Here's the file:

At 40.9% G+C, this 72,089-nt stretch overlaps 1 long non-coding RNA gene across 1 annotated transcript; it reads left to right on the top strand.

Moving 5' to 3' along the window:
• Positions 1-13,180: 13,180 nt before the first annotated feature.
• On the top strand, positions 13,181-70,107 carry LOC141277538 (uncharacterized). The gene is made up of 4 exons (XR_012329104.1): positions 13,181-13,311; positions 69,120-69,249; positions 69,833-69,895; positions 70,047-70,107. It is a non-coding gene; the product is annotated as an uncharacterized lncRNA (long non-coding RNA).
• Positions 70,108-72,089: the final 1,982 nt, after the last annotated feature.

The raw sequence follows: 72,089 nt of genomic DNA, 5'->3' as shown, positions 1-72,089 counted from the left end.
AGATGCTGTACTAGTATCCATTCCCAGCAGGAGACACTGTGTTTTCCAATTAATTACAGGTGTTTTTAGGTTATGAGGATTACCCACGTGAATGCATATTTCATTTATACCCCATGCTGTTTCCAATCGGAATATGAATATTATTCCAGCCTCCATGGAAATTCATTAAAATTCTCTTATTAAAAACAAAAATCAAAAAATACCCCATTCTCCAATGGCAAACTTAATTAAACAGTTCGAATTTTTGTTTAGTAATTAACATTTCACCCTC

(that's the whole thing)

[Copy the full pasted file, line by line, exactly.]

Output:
At 40.9% G+C, this 72,089-nt stretch overlaps 1 long non-coding RNA gene across 1 annotated transcript; it reads left to right on the top strand.

Moving 5' to 3' along the window:
• Positions 1-13,180: 13,180 nt before the first annotated feature.
• On the top strand, positions 13,181-70,107 carry LOC141277538 (uncharacterized). The gene is made up of 4 exons (XR_012329104.1): positions 13,181-13,311; positions 69,120-69,249; positions 69,833-69,895; positions 70,047-70,107. It is a non-coding gene; the product is annotated as an uncharacterized lncRNA (long non-coding RNA).
• Positions 70,108-72,089: the final 1,982 nt, after the last annotated feature.

The raw sequence follows: 72,089 nt of genomic DNA, 5'->3' as shown, positions 1-72,089 counted from the left end.
AGATGCTGTACTAGTATCCATTCCCAGCAGGAGACACTGTGTTTTCCAATTAATTACAGGTGTTTTTAGGTTATGAGGATTACCCACGTGAATGCATATTTCATTTATACCCCATGCTGTTTCCAATCGGAATATGAATATTATTCCAGCCTCCATGGAAATTCATTAAAATTCTCTTATTAAAAACAAAAATCAAAAAATACCCCATTCTCCAATGGCAAACTTAATTAAACAGTTCGAATTTTTGTTTAGTAATTAACATTTCACCCTC